# How are nutrition facts calculated?

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I always imagine Karen’s machine from SpongeBob lol

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A couple of different ways but usually just a database. If Uncle Bob’s Chili has five pounds of beef, an onion, a can of beans, etc all of the nutritional information is added up from those separate ingredients. Larger companies use lab equipment to calculate. For example, the bomb calorimeter that pretty much burns food to see how much energy (Calories) is released.

What about protein drinks? Say a 330g drink has 33 grams of protein? How do they measure this? How do we know its 33 grams for sure? Could the amount vary?

There are many different chemical methods that are used for this. For macronutrients (water, fat, protein, carbohydrates, and ash) the specific method is dependent on the product.

Water has many different methods for being determined. One method that can be used to check a result is to simply dry a known quantity of a food. Any weight that is lost is water. There are other methods that are longer, but more accurate, but it’s been forever since I’ve worked with them. Google would likely be able to help with that.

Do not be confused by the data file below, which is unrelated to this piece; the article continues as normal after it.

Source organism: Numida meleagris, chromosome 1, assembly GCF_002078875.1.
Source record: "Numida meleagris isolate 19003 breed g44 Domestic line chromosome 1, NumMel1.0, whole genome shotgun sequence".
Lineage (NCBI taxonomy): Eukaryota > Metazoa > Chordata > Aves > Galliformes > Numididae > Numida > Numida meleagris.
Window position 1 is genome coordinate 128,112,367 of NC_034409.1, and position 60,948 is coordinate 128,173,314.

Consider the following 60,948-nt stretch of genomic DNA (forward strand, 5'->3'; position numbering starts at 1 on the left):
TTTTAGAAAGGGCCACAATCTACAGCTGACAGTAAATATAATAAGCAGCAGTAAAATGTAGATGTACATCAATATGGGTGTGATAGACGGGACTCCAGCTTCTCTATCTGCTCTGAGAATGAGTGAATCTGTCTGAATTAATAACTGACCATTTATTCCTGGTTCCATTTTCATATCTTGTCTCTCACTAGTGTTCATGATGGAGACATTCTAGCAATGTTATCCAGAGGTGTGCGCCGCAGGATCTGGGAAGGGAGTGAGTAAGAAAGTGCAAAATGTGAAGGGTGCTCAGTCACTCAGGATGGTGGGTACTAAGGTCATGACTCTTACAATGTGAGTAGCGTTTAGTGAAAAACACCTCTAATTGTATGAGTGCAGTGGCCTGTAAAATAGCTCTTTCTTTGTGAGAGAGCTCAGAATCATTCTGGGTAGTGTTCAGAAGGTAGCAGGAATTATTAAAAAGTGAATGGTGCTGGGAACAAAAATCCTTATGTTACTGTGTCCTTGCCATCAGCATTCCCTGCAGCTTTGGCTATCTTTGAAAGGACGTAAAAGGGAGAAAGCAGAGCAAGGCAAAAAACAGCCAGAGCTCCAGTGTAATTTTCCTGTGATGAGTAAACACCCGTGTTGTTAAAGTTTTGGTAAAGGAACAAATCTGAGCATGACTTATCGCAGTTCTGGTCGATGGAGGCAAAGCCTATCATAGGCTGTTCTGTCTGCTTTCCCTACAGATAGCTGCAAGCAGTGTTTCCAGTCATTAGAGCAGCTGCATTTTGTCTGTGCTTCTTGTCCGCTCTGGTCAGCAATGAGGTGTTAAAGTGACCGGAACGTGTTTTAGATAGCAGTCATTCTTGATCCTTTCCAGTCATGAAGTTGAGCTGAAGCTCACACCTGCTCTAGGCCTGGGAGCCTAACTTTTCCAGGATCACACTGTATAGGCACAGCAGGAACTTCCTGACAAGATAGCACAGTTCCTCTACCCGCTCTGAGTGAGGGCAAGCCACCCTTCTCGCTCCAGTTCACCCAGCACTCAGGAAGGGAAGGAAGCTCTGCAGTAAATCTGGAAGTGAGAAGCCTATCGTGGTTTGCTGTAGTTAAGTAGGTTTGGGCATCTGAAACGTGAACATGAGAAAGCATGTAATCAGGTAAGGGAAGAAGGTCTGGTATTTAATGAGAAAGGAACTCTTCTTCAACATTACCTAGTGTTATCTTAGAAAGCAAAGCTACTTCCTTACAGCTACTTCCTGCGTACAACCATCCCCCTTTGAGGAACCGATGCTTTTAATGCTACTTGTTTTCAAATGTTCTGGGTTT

Generally speaking, fat is determined by mashing the food, and soaking it in a solvent. Once it has had time to extract the fat, they take the weight of the solvent fat mixture. Since the amount of solvent added is known, the extra weight is fat.

Proteins are actually determined by figuring out the nitrogen content and multiplying by a factor that is dependent on the product. This works because proteins are usually the only naturally occurring nitrogen source in a food. If there is another source of nitrogen, say nitrates, that is a known quantity that is added and it can be subtracted out of the calculation.

Ash, or minerals, is calculated by simply burning the product. Whatever doesn’t burn is considered ash.

Carbohydrates are super fun. Legit, everything else is calculated, added together, and subtracted from 100. The chemical structure of carbohydrates is so vastly different there is no one test method to find all of them.

Calories are calculated because each group of macronutrients provides a known energy per unit of weight. Fats give nine calories per gram, proteins and carbohydrates give four calories per gram. Just take the results from above and add them all together to get the calories.

There are also rounding rules in place to give manufacturers some wiggle room for batch to batch variation.